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Home arrow Articles arrow Hardware arrow First Look Feature - Will the New iPad 2 Have What It Takes to Compete?     

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First Look Feature - Will the New iPad 2 Have What It Takes to Compete? PDF Print E-mail
GISuser Feature Articles - Hardware
Written by Andrew Eisner, Director of Community & Content for Retrevo.com   
01 March 2011

By the time you read this the iPad 2 should have moved from rumor to real. So what Will the New iPad 2 Have What It Takes to Compete? 

With the tablet market maturing faster than you can say dual-core processors and the first real Android OS for tablets (Honeycomb) starting to ship on tablets like the new Motorola Xoom, we ask will the new iPad 2 have what it takes to compete with these new improved Honeycomb-based Android tablets? The answer may depend on what gets announced on Wednesday morning but based on rumors and educated guesses we're not so sure. Here's our rundown of some of the arguments on both sides.
Multi-Cores and Multitasking
The Motorola Xoom is powered by an Nvidia Tegra 2 dual ARM-core processor with each core running at 1GHz. Dual-cores can help the OS multitask and better GPU performance can help with tasks like video playback and gaming. The ideal processor will combine more power with less battery drain. The Motorola Xoom has been reported to get 14 hours on a charge. The iPad 1 gets around 10 hours. Apple iPad 2 is rumored to be powered by their new dual-core A5 chip and may even have dual GPUs to boot, all of which will be necessary to compete with the forthcoming dual-core Android tablets like Samsung's Galaxy 10.1 and even quad-core powered tablets using chips like Nvidia's Tegra 3, TI's OMAP 5 and Qualcomm's Krait (Snapdragon). Nvidia says their quad-core Tegra 3 chips will be in devices by August.
Honeycomb Multitasking Has the Edge
Honeycomb adds a multitasking bar that pops up on the left side of the screen and displays the five most recently accessed apps as a thumbnails, showing how you left each app. The current iPad OS makes multitasking rather cumbersome forcing a user to double click the home button, and then click on an icon to go to that app to see what it's doing. We're pretty sure Apple will be addressing this in the next iOS version or an upcoming version. Until then Honeycomb has the multitasking edge.
Will We See a Widescreen Display on the New iPad?
The current iPad has a 9.7-inch display with a 1024x768 resolution. Apple's super high resolution Retina  display runs at 2048x1536. Both resolutions deliver a 4:3 aspect ratio which is the same as your old standard def TV or VGA computer monitor. As the electronics world moves to widescreen  in everything from computer monitors to HDTV sets, it makes sense to offer a tablet in widescreen format like the 10.1-inch 1280x800 Xoom display, especially as these devices are used more and more for watching movies and playing games. We hear the Retina display on the iPad 2 will most likely not be used this time, maybe it drained the battery too fast or maybe it added too much to the cost but it looks like the iPad 2 will still be a 4:3 display. On the other hand if Apple upgrades the display to a more modern  widescreen aspect ratio it could make the new iPad more competitive.
iOS vs. Android and Others
After all is said and done it still comes down to Apple vs. Google although WebOS, Windows and RIM's QNX might factor into the equation. Android means you get apps like Gmail, Google Voice, Google Maps and a new version of Flash for Android. Apple offers advantages like a better selection of apps and iTunes. Honeycomb is the first real Android OS designed for displays larger than smartphones. It's going to take developers awhile to optimize their apps and widgets for the tablet. In the meantime Apple apps are going to look a lot better on the new iPad 2 than Android apps on Honeycomb tablets that will look oddly shaped until developers can fix them. That said there are some impressive Honeycomb-optimized apps like the Accuweather app and Google Books.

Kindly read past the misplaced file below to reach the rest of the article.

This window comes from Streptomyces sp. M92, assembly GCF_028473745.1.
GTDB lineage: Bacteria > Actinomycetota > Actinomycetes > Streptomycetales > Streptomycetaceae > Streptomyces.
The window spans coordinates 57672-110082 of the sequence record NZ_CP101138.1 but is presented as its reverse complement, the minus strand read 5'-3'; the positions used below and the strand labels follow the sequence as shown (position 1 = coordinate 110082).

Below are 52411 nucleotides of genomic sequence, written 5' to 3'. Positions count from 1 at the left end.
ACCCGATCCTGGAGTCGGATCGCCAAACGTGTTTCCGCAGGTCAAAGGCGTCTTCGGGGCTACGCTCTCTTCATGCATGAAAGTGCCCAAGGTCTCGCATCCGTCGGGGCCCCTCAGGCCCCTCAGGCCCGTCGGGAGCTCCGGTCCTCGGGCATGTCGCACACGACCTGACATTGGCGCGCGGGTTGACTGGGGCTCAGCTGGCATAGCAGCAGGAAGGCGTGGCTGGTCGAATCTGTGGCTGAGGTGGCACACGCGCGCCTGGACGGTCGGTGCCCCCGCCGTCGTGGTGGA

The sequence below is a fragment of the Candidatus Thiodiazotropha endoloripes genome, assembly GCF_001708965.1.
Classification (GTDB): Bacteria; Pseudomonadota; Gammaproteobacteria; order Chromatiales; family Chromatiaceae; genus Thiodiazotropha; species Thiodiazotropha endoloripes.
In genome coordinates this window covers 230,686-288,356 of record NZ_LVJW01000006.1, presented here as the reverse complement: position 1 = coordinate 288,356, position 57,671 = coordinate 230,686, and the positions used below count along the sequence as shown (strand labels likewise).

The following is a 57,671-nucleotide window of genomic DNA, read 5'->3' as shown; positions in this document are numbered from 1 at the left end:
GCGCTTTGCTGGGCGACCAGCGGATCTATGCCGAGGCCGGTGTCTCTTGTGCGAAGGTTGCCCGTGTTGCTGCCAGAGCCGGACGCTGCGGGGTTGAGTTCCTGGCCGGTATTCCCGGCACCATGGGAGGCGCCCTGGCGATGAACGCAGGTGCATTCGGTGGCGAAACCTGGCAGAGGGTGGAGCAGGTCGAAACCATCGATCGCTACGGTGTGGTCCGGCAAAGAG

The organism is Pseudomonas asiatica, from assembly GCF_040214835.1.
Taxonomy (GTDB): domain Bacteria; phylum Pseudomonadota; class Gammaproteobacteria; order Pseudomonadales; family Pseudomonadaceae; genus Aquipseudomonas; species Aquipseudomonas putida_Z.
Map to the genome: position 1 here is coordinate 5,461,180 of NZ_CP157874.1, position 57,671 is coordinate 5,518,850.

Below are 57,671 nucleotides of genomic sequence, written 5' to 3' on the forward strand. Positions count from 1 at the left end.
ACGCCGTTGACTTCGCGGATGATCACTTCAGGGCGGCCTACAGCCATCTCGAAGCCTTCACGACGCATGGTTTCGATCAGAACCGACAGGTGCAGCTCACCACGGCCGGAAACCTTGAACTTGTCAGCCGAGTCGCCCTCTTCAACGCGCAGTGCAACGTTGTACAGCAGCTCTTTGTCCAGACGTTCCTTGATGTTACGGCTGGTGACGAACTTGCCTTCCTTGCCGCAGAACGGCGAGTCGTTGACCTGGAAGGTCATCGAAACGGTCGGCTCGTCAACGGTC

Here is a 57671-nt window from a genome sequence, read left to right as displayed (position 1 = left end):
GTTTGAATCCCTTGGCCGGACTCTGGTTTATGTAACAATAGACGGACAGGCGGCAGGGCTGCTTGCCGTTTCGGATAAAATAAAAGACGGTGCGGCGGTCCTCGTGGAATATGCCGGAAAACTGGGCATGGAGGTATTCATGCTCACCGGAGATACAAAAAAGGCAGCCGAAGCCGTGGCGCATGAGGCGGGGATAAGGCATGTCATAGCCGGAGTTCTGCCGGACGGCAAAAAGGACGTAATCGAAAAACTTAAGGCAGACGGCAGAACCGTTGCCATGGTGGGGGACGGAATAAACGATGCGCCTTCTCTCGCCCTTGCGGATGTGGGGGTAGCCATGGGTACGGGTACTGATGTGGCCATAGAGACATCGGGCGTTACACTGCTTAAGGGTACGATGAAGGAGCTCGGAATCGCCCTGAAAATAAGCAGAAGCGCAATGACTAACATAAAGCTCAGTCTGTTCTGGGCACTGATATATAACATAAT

Honeycomb User Interface Has Thumb Browsing
When the Palm Pre was announced at CES over two years ago everyone was impressed by the innovative user interface. Google was so impressed it hired the designer of WebOS, Matias Duarte and made Honeycomb his first big project. The result is a very pleasing UI that is much friendlier than previous versions of Android and optimized for tablets with features like thumb browsing. Speaking of browsing, Apple also needs to implement real tabbed browsing on their Safari browser at some point.
We expect to see major improvements to the Apple user interface either in the iPad 2 or some future version that will address issues like email alerts and other notifications where Honeycomb offers a friendlier experience than the current iPad OS. Users have been griping about Apple's current system that pops-up notifications right in the middle of the screen forcing a user to close them.
Pricing is Even for Now
The bottom line on any price advantage is there doesn't appear to be any major difference between the current iPad and an Android tablet like the Xoom. For example, you can get a 3G Xoom with a two year contract from Verizon for $599 with a $20 monthly fee which adds up to a little over $1,000 over two years. A similar deal from AT&T for a 3G iPad requires a higher up front cost but lower monthly fee adding up to a little over $1,000 for two years. If Apple can offer a lower-priced iPad 2 which we're pretty sure they won't they could have a slight advantage in the price department.
To See the Lunch Dates of various tablets, visit: http://shop.retrevo.com/m/tablet/c2001


By Andrew Eisner, Director of Community & Content for Retrevo.com
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